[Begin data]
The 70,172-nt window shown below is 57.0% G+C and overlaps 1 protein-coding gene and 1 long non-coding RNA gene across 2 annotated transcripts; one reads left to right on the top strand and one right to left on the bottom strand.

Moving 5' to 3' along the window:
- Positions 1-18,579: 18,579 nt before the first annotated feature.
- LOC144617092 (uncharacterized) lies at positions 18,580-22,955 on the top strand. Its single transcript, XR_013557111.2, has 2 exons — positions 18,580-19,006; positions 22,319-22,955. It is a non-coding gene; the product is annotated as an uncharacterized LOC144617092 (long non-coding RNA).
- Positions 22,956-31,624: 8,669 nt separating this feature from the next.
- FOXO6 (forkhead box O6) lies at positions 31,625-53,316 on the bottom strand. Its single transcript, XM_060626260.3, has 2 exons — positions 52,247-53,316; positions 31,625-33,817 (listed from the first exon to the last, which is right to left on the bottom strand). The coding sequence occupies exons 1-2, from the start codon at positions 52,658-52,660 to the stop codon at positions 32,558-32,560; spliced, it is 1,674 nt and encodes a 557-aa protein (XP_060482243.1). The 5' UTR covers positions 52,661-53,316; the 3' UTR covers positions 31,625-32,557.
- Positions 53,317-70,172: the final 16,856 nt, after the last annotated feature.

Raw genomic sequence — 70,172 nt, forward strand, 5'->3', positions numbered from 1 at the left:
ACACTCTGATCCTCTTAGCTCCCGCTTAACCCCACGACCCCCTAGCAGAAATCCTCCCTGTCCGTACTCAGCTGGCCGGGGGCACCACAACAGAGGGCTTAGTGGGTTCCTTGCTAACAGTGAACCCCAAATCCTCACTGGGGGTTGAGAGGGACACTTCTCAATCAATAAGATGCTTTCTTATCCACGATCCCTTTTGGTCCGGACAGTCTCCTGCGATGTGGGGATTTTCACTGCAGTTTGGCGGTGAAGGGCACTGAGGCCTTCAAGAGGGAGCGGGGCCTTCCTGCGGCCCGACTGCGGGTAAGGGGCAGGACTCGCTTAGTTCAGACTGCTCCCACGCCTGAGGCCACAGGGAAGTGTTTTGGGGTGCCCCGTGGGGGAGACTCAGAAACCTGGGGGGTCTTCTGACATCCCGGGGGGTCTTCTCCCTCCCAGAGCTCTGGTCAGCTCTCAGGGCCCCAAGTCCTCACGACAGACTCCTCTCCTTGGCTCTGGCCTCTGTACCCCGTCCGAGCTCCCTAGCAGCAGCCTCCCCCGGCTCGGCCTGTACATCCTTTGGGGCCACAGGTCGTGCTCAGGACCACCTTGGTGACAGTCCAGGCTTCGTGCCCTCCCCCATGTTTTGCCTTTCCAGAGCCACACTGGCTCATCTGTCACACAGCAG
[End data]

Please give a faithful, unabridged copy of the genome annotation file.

The 70,172-nt window shown below is 57.0% G+C and overlaps 1 protein-coding gene and 1 long non-coding RNA gene across 2 annotated transcripts; one reads left to right on the top strand and one right to left on the bottom strand.

Moving 5' to 3' along the window:
- Positions 1-18,579: 18,579 nt before the first annotated feature.
- LOC144617092 (uncharacterized) lies at positions 18,580-22,955 on the top strand. Its single transcript, XR_013557111.2, has 2 exons — positions 18,580-19,006; positions 22,319-22,955. It is a non-coding gene; the product is annotated as an uncharacterized LOC144617092 (long non-coding RNA).
- Positions 22,956-31,624: 8,669 nt separating this feature from the next.
- FOXO6 (forkhead box O6) lies at positions 31,625-53,316 on the bottom strand. Its single transcript, XM_060626260.3, has 2 exons — positions 52,247-53,316; positions 31,625-33,817 (listed from the first exon to the last, which is right to left on the bottom strand). The coding sequence occupies exons 1-2, from the start codon at positions 52,658-52,660 to the stop codon at positions 32,558-32,560; spliced, it is 1,674 nt and encodes a 557-aa protein (XP_060482243.1). The 5' UTR covers positions 52,661-53,316; the 3' UTR covers positions 31,625-32,557.
- Positions 53,317-70,172: the final 16,856 nt, after the last annotated feature.

Raw genomic sequence — 70,172 nt, forward strand, 5'->3', positions numbered from 1 at the left:
ACACTCTGATCCTCTTAGCTCCCGCTTAACCCCACGACCCCCTAGCAGAAATCCTCCCTGTCCGTACTCAGCTGGCCGGGGGCACCACAACAGAGGGCTTAGTGGGTTCCTTGCTAACAGTGAACCCCAAATCCTCACTGGGGGTTGAGAGGGACACTTCTCAATCAATAAGATGCTTTCTTATCCACGATCCCTTTTGGTCCGGACAGTCTCCTGCGATGTGGGGATTTTCACTGCAGTTTGGCGGTGAAGGGCACTGAGGCCTTCAAGAGGGAGCGGGGCCTTCCTGCGGCCCGACTGCGGGTAAGGGGCAGGACTCGCTTAGTTCAGACTGCTCCCACGCCTGAGGCCACAGGGAAGTGTTTTGGGGTGCCCCGTGGGGGAGACTCAGAAACCTGGGGGGTCTTCTGACATCCCGGGGGGTCTTCTCCCTCCCAGAGCTCTGGTCAGCTCTCAGGGCCCCAAGTCCTCACGACAGACTCCTCTCCTTGGCTCTGGCCTCTGTACCCCGTCCGAGCTCCCTAGCAGCAGCCTCCCCCGGCTCGGCCTGTACATCCTTTGGGGCCACAGGTCGTGCTCAGGACCACCTTGGTGACAGTCCAGGCTTCGTGCCCTCCCCCATGTTTTGCCTTTCCAGAGCCACACTGGCTCATCTGTCACACAGCAG